Picture frames, some coffee tables, shelves and cabinets all have recessed edges cut into the wood to allow glass panes to sit comfortably inside the wood frame. You make a recessed edge with a drill bit made specifically for this purpose, called a rabbet bit. In conjunction with the rabbet bit, you use a pilot bearing on the router that glides along the edge of the wood as you cut. The pilot bearings and rabbet bits come in various sizes to suit any project.
Choose the proper pilot bearing for your router that will cut at the same thickness as the wood. A ball bearing pilot bit is suitable for cutting recessed edges, as it ensures accuracy with it location below the rabbet bit and it rides along the wood as you cut to ensure you don't cut too deep.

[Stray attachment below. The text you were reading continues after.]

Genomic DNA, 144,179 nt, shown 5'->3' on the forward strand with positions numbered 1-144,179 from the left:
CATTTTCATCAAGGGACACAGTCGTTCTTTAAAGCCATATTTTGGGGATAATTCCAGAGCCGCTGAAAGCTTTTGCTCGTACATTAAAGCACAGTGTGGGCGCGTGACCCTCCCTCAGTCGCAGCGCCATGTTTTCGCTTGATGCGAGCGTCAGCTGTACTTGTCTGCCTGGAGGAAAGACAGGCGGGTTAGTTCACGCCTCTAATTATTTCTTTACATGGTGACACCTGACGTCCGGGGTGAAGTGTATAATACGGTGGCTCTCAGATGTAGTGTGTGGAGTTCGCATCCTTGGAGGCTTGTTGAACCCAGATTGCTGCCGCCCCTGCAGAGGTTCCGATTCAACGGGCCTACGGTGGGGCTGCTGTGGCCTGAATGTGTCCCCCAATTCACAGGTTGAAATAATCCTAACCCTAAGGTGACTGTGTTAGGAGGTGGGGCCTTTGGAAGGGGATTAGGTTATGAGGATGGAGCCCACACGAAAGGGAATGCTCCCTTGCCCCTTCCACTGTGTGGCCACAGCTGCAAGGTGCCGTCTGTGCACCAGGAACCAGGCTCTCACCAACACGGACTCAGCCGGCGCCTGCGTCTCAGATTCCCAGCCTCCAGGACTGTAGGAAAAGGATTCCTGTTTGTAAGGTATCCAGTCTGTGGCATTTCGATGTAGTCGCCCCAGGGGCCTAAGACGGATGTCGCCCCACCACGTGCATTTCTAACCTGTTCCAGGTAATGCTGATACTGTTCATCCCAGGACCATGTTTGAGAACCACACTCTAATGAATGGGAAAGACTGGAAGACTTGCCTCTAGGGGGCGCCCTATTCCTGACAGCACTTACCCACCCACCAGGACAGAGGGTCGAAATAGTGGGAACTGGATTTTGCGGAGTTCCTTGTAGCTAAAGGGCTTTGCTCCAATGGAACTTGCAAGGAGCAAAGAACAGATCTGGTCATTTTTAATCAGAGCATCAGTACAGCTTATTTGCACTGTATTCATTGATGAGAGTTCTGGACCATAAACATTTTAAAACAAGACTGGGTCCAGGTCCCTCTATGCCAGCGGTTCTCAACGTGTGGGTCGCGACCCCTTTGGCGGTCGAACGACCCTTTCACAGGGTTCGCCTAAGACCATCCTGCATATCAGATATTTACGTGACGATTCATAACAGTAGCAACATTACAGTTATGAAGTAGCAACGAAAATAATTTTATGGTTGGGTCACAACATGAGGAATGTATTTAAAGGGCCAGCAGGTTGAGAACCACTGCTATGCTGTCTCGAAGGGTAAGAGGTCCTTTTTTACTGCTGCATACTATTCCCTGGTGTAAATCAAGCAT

Insert a rabbet width in the same width into the router. Set the rabbet to cut 1/2 inch or 1/4 inch into the wood depending upon the overall thickness of the piece. A rabbet bit is designed specifically for cutting edges without the need for a guiding piece of wood or template.
Clamp the board to your workbench to hold it steady. Hold the router with both hands and run it along the edge of the board. You can rabbet the outer edge of the board or inside a frame with a handheld router with confidence, as the ball bearing pilot bit guides you with an accurate cut along the edges. You can also turn a handheld router to compensate for the inside of a frame.
- Photo Credit Ryan McVay/Photodisc/Getty Images